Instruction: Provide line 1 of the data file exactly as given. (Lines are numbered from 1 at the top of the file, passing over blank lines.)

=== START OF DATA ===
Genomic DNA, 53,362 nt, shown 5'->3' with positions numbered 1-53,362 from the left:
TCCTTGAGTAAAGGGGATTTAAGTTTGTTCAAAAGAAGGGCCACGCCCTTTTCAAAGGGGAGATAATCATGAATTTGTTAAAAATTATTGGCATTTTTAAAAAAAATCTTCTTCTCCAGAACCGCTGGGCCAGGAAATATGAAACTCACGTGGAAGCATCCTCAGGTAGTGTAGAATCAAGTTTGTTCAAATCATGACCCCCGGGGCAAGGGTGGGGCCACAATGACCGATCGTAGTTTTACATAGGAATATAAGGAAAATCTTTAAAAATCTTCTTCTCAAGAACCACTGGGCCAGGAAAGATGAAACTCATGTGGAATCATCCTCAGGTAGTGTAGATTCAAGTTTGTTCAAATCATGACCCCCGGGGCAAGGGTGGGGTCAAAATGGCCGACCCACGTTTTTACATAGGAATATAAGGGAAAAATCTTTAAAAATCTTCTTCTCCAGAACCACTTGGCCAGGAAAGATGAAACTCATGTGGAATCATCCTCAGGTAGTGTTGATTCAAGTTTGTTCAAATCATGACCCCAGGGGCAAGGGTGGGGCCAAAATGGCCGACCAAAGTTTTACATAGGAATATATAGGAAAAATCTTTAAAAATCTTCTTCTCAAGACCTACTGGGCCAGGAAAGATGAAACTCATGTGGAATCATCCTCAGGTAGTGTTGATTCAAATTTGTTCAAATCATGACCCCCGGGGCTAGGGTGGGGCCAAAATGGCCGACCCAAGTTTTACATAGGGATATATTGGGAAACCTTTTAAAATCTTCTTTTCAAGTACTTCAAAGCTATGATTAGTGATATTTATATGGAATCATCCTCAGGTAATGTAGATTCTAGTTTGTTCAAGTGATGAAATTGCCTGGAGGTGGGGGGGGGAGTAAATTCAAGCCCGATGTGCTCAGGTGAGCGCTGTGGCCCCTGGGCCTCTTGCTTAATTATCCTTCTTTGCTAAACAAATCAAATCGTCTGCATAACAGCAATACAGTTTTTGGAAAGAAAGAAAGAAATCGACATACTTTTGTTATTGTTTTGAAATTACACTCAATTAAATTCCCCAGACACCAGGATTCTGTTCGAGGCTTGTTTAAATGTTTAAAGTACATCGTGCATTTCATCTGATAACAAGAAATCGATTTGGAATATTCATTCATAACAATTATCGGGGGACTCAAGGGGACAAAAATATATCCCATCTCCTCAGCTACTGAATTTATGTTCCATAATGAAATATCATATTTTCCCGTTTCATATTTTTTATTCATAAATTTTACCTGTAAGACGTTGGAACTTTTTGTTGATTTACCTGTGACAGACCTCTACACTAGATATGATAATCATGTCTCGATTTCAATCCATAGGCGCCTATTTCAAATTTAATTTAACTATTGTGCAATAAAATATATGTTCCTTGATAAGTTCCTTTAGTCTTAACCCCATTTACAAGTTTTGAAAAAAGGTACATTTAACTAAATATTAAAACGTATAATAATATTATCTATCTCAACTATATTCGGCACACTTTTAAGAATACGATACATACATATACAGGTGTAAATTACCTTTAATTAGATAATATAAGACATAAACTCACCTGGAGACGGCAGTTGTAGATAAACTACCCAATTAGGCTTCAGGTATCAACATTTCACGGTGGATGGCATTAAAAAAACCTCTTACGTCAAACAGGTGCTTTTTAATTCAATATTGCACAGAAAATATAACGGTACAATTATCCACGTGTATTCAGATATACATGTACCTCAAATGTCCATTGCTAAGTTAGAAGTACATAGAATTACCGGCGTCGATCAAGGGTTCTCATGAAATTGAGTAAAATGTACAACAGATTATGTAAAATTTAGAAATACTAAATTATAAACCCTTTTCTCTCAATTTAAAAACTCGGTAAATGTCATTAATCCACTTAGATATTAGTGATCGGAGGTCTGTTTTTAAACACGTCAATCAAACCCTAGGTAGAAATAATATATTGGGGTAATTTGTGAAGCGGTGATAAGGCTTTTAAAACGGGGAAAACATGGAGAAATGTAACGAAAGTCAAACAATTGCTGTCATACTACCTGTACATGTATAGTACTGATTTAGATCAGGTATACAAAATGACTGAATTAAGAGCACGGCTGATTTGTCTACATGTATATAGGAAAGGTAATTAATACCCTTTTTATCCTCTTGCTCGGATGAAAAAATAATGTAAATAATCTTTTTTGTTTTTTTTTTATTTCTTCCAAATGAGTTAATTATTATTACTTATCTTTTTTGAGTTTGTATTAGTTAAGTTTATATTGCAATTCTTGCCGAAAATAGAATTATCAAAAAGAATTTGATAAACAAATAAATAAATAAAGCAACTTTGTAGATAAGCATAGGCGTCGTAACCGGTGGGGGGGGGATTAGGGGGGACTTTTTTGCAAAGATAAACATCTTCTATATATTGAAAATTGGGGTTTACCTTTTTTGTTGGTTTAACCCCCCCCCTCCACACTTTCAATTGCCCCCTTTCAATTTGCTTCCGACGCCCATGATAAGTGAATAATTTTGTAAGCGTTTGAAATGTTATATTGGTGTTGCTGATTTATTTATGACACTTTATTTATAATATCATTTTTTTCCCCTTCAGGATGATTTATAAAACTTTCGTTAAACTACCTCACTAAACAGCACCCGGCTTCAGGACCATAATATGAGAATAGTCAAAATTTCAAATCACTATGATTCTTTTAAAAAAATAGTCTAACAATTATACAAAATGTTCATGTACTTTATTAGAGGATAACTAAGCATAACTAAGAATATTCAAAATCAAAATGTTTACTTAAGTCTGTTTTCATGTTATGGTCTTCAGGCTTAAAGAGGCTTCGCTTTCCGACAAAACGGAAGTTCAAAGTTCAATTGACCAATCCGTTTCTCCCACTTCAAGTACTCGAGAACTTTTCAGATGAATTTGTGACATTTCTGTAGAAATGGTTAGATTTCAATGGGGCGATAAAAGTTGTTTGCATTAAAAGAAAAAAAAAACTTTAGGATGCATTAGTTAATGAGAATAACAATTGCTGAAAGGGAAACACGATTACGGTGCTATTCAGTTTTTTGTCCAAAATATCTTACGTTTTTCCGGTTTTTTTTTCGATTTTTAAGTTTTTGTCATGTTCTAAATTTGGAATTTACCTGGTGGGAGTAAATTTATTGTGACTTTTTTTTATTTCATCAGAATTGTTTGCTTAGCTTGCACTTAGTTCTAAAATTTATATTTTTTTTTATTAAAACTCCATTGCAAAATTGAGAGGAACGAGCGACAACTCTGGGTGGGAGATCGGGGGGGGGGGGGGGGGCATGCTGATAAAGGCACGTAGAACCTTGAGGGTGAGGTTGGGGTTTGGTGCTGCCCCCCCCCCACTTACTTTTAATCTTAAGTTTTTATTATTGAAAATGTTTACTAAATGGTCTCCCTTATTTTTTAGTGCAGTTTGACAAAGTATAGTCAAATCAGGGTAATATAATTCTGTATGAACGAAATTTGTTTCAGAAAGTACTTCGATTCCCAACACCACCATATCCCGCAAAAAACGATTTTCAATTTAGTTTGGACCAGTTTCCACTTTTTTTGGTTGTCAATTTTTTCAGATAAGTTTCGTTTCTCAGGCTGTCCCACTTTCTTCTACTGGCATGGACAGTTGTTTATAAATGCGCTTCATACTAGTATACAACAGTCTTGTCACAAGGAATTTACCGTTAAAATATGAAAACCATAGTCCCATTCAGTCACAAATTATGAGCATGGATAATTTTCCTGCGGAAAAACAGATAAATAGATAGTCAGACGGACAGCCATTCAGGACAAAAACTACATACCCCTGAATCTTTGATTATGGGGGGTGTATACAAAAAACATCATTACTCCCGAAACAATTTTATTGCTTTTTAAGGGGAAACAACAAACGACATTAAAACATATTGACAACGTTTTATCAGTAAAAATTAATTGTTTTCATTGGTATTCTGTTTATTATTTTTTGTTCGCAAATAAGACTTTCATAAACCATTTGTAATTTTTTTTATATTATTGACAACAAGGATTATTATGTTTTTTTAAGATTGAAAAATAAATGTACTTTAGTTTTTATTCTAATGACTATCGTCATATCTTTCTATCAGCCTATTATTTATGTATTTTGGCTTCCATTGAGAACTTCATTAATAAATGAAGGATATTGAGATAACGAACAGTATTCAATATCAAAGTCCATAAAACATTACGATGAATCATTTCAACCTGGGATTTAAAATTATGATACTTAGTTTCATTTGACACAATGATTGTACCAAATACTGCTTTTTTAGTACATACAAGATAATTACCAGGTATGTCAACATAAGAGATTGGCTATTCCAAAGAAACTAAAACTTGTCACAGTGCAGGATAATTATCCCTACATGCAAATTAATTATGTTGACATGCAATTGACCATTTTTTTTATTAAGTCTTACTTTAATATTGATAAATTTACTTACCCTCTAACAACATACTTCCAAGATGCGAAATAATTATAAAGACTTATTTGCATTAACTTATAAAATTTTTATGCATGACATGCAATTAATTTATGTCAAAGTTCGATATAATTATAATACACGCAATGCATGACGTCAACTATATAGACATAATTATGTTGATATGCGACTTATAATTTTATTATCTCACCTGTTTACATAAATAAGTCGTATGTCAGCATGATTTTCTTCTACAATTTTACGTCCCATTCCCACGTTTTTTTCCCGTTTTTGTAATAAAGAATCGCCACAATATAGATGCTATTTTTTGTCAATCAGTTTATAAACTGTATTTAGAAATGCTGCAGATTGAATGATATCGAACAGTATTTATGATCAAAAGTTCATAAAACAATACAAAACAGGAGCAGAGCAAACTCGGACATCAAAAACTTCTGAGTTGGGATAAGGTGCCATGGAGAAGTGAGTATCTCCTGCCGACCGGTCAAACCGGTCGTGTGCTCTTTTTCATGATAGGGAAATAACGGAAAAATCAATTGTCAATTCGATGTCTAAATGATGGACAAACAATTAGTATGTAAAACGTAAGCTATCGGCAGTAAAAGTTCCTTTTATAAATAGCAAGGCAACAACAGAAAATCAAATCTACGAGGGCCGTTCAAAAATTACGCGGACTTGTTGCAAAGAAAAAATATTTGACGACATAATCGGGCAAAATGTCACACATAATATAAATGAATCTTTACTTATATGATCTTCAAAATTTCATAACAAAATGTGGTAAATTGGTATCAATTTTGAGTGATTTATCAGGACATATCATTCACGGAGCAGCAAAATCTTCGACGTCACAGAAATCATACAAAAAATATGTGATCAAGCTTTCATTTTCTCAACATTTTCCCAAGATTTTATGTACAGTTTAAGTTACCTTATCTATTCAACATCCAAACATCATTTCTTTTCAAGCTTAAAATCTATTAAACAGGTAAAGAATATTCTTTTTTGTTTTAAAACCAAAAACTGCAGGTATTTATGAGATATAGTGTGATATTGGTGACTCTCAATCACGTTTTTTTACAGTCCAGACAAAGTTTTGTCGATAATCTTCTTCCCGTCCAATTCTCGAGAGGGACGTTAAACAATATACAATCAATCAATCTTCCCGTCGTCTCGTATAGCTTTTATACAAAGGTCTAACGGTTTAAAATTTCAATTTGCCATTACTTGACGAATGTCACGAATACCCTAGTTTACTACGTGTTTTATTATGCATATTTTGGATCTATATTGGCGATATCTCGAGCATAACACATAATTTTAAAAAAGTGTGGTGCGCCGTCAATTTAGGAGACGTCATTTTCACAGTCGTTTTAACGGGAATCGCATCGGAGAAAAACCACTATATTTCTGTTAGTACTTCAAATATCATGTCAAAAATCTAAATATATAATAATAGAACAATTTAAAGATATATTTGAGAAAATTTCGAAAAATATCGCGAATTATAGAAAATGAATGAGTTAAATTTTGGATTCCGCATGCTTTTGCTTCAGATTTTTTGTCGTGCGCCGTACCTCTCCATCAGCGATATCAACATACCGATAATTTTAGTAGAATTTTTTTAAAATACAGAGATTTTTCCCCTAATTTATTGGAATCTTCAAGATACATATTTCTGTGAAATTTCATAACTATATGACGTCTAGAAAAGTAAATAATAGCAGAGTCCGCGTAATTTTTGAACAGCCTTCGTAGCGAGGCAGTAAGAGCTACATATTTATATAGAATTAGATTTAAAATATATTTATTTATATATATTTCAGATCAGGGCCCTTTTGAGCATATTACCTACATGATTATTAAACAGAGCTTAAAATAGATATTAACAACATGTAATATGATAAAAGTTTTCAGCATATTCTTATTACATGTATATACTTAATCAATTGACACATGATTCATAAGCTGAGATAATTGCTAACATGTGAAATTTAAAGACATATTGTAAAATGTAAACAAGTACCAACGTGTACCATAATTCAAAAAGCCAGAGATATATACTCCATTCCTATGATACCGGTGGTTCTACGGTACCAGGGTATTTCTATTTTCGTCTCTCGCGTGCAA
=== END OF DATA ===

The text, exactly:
Genomic DNA, 53,362 nt, shown 5'->3' with positions numbered 1-53,362 from the left: